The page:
“It just felt like a way for her to be a more direct caretaker, a healer — that was always her intention in every relationship,” he said. “I thought it was the reason she got into theater, and it was a way to approach that hands on. The work was always about ­communication.”

Dove remembers that when he met her at a party in 2003, he was “on fire,” telling her his plan to lie about his age — 21 — to be taken seriously as a director.

“She had this amazing way of talking me down and telling me those were stupid ideas without telling me they were stupid,” he said. She sketched for him the history of the D.C. theater community, how the theaters he considered too big had started small and how every company was constantly growing and changing. “It wasn’t about paying your dues, but it was about finding your place.”

But McCauley also had a goofy side. During a 2003 production of George Bernard Shaw’s “The Philanderer,” actor Conrad Feininger would briefly cross behind the set, out of the audience’s view. McCauley and the other actors were determined to make him laugh during his brief trip backstage. They tried tinfoil hats and funny faces. Finally they set up a table to play cards, in their Victorian costumes. When Feininger came backstage, they were still at the table playing — but stark naked.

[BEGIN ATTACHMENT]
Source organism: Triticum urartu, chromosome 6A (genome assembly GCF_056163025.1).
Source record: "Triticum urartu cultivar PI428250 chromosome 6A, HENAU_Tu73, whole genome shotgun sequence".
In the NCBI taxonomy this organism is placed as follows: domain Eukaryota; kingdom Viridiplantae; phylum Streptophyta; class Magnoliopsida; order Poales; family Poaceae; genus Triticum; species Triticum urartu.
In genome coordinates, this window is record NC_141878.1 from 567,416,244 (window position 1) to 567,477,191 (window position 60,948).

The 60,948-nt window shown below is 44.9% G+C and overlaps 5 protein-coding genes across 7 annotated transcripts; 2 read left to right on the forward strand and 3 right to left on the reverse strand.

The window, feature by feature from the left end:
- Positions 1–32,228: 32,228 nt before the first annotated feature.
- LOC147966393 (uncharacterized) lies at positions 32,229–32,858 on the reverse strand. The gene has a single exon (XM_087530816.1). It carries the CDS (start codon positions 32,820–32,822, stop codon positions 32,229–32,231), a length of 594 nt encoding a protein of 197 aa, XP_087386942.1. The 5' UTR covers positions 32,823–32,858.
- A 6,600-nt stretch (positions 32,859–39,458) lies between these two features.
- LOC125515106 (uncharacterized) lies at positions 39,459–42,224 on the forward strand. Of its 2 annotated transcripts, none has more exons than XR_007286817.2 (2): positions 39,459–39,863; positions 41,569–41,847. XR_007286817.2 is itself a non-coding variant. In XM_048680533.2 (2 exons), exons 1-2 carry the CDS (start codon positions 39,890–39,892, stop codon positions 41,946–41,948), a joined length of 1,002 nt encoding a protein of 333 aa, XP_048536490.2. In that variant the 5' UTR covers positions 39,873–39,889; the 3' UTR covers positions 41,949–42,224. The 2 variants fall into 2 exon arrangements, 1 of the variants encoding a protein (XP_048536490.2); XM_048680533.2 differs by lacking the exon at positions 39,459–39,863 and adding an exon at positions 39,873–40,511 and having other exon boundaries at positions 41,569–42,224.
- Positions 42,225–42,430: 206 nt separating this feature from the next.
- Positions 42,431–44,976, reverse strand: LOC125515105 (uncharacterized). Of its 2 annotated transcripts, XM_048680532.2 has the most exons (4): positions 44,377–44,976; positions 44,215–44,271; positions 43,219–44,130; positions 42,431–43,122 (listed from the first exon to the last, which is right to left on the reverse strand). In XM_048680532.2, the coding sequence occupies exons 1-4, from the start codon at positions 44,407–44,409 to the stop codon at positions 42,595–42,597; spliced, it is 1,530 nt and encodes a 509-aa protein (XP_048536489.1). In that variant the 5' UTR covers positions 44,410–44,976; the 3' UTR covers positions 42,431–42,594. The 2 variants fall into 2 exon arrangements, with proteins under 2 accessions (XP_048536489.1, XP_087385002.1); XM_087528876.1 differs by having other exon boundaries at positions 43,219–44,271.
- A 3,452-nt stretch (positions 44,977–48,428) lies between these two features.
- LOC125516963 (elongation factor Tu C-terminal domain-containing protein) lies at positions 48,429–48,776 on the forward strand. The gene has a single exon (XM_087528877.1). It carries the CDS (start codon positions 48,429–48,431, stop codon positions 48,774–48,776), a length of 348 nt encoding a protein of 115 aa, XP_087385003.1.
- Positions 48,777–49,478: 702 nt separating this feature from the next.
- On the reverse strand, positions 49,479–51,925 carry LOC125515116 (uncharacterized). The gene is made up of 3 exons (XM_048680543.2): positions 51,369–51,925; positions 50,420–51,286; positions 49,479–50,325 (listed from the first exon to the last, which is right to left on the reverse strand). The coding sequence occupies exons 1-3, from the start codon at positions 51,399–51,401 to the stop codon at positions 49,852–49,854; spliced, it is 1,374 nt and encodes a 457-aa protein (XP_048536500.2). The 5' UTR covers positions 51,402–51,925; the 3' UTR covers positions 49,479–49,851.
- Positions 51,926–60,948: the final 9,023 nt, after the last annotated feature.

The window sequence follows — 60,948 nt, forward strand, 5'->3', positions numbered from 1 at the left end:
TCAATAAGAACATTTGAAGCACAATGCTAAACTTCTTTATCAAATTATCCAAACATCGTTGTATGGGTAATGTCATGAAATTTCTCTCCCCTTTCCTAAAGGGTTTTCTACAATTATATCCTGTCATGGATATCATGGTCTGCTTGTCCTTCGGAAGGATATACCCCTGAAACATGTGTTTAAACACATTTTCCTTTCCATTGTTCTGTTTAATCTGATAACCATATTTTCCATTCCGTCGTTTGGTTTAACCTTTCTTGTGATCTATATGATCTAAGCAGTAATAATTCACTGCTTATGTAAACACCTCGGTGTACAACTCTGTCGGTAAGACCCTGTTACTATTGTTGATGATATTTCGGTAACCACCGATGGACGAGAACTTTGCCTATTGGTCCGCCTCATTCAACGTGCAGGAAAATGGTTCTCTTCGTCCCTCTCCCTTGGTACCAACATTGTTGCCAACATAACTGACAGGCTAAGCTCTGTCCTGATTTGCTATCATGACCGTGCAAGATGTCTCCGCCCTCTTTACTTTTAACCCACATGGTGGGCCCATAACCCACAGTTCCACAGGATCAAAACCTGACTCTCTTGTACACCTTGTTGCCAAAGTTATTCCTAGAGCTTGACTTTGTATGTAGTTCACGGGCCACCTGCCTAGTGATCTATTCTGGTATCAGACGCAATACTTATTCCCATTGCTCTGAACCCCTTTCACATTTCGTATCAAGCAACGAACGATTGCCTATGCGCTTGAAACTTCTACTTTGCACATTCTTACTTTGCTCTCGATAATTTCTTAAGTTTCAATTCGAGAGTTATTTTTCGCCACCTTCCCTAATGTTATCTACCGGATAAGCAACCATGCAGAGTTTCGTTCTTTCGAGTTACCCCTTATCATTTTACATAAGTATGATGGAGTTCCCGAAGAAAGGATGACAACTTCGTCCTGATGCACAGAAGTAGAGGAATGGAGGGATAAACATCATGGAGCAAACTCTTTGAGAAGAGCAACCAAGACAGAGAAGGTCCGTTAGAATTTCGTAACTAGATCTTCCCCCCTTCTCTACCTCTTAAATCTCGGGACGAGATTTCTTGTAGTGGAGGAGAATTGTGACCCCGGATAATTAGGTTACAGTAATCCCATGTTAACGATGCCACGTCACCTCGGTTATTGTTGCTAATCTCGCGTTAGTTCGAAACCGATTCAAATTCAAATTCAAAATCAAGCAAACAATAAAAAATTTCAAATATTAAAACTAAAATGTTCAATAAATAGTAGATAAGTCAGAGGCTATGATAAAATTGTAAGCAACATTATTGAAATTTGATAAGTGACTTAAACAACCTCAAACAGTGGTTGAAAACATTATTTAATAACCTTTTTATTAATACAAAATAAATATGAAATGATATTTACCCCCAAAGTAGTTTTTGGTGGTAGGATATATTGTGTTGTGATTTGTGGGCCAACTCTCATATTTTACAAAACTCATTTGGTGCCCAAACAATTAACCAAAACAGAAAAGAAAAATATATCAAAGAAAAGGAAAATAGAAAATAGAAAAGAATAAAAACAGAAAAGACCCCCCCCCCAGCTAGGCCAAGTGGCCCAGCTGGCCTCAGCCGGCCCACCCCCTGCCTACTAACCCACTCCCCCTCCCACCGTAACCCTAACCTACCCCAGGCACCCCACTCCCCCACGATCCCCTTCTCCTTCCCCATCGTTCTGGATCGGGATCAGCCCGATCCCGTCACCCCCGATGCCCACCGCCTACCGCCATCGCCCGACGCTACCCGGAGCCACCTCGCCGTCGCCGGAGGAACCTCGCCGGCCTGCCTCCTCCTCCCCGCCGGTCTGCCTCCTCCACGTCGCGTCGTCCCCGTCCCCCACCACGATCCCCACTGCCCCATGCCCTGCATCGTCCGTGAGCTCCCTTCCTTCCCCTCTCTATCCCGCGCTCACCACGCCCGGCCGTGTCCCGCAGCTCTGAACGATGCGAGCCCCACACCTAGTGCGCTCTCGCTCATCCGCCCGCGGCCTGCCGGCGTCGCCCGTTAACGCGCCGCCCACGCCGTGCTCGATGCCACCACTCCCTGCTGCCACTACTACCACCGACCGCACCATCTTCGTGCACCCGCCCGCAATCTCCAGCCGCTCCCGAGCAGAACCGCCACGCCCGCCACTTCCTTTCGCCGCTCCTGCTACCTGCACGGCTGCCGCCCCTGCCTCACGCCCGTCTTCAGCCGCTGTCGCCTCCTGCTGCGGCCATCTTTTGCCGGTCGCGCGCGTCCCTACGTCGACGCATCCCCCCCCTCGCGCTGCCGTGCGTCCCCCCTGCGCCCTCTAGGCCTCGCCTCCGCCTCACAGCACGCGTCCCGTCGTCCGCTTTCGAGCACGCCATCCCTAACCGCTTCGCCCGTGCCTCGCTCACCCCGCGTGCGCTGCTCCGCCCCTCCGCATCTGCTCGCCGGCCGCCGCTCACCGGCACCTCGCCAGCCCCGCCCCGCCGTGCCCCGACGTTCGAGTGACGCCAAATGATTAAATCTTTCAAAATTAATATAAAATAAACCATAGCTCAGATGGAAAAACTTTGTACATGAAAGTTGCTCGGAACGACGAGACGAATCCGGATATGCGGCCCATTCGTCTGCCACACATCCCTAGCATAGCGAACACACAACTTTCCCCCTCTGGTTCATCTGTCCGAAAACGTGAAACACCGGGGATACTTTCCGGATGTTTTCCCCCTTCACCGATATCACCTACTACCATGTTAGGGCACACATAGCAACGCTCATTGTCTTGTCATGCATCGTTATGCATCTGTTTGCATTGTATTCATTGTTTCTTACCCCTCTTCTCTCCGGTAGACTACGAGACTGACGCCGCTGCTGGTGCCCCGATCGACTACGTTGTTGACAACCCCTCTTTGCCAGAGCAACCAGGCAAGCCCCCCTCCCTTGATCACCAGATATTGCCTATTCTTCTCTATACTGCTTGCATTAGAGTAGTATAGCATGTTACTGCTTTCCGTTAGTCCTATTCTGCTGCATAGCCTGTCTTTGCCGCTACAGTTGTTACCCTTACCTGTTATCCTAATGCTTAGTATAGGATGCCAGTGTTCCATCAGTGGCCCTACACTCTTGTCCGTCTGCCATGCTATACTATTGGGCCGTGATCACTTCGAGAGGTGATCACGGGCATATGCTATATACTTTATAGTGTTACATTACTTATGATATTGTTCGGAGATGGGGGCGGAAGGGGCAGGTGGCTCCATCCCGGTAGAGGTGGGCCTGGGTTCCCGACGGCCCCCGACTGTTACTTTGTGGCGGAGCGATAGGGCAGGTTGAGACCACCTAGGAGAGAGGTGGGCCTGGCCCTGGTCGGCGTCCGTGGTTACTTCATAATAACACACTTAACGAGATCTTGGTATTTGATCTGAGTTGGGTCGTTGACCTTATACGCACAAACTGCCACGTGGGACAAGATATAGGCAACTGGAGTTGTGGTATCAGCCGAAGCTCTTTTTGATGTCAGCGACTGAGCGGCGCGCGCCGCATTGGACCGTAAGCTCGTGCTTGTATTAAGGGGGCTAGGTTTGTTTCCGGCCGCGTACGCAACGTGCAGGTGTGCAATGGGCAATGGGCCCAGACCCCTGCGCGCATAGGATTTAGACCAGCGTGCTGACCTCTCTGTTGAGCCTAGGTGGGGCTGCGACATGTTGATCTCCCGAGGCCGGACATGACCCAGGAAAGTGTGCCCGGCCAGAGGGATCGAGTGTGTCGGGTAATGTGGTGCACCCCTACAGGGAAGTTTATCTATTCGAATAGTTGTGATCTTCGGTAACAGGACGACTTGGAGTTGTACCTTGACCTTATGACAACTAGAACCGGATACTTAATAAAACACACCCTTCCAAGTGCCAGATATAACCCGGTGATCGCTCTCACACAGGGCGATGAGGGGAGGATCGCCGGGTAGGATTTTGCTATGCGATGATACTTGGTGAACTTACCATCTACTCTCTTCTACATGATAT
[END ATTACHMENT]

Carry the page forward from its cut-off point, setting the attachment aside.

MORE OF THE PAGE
“I fell on the floor,” Feininger recalled. “Nothing has ever topped that.”

Redmond recalled that an event at Arena Stage in 2012, McCauley told him, “This is my tribe. I need to come back to my tribe.”

In 2015, Carpenter directed McCauley in one of her last stage performances, back at Washington Stage Guild, where she performed for years. He directed her in Frederick Lonsdale’s “On Approval.”

She played an aging, caustic society shrew. It was a role she relished, Carpenter said, in part because it didn’t resemble her personality. McCauley’s optimistic outlook won her hundreds of friends.

In her last public message on Facebook, she posted a watercolor painting of two people holding hands under a rainbow. Over the sky, it reads, “The world is pretty, and everyone should be quiet and enjoy it.”

Peter Marks contributed to this report.